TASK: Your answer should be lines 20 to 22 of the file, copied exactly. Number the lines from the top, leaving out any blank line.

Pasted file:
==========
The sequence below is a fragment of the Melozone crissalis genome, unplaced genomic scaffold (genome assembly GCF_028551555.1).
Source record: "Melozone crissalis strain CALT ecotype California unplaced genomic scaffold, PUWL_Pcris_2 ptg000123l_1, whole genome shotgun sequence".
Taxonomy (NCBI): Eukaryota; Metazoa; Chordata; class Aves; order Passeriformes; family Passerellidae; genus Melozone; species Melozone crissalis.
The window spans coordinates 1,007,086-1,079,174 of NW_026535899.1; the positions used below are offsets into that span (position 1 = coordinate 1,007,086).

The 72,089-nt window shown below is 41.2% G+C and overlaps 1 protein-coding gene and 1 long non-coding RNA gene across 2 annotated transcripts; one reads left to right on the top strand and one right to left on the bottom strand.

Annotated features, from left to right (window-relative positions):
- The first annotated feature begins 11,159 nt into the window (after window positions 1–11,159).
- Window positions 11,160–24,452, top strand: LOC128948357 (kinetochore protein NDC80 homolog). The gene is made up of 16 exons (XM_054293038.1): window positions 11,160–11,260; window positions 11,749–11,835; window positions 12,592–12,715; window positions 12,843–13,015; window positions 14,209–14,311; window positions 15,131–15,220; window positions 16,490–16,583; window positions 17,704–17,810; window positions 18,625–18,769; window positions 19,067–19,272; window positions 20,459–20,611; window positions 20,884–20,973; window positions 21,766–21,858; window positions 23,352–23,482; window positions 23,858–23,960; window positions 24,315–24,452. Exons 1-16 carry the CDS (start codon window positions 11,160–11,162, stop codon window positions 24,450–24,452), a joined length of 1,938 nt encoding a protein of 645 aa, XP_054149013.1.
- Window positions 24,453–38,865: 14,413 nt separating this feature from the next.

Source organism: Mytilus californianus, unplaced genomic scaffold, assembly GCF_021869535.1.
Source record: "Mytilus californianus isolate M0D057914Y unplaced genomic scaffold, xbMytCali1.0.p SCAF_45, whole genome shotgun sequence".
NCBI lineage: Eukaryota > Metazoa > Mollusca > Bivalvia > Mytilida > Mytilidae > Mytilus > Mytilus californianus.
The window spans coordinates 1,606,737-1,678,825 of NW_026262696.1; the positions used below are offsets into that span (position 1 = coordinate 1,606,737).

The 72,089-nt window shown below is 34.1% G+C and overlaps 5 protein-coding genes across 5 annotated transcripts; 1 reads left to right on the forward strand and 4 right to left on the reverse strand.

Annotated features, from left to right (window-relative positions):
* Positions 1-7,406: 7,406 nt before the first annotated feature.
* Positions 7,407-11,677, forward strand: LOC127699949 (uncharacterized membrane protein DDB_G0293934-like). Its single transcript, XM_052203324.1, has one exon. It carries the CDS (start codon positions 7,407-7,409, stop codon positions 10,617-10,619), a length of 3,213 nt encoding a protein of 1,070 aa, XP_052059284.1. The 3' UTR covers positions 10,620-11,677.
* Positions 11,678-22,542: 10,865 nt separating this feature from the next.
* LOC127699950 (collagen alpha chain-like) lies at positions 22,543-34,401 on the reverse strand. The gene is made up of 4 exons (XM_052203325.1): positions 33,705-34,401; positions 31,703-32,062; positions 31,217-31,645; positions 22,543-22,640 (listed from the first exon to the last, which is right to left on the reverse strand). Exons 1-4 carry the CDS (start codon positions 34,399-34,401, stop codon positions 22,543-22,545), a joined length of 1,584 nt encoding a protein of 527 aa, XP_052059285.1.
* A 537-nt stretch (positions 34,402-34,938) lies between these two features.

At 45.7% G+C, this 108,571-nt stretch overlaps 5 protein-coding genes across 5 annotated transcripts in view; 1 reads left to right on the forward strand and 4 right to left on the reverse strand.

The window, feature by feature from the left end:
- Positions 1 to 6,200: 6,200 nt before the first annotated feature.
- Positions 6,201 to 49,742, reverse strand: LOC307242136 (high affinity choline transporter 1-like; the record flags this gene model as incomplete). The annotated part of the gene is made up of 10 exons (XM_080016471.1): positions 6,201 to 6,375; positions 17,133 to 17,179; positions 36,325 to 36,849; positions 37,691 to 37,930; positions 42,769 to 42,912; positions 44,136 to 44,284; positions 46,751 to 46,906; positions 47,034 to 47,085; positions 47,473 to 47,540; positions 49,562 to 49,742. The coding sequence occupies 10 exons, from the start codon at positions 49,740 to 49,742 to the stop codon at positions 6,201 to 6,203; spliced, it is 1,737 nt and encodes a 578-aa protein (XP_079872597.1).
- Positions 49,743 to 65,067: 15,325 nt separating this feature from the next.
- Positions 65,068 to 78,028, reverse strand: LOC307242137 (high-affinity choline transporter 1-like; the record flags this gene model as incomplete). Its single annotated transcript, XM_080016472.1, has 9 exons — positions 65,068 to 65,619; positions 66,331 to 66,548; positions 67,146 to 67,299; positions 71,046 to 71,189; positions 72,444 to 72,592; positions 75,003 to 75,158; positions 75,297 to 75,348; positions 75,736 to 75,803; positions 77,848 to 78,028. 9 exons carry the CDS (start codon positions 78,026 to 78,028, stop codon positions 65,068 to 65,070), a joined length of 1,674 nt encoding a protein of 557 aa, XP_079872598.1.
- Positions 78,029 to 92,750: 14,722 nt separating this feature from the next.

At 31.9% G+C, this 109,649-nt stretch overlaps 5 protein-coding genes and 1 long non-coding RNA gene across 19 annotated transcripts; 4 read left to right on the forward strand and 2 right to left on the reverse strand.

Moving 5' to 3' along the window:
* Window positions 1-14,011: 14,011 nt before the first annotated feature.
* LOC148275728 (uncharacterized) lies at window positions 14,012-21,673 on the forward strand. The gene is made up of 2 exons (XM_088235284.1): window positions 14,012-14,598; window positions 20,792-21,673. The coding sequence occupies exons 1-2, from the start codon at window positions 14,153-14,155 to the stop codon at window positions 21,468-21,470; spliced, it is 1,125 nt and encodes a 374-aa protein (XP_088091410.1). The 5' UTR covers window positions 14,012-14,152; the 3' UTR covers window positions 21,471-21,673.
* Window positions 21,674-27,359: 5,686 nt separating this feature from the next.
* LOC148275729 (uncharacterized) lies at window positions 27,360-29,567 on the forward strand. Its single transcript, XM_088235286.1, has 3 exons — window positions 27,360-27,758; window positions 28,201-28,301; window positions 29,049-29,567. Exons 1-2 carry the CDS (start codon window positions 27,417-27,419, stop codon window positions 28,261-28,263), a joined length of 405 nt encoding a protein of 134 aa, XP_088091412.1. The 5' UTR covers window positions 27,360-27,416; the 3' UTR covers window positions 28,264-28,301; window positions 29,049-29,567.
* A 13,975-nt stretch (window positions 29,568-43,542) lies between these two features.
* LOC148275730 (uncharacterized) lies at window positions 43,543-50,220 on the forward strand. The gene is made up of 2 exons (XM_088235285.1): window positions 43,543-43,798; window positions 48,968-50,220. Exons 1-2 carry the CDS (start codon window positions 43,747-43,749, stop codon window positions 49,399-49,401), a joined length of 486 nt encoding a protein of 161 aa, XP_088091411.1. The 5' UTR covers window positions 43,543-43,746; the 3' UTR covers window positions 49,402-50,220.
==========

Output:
* A 537-nt stretch (positions 34,402-34,938) lies between these two features.

At 45.7% G+C, this 108,571-nt stretch overlaps 5 protein-coding genes across 5 annotated transcripts in view; 1 reads left to right on the forward strand and 4 right to left on the reverse strand.

The window, feature by feature from the left end: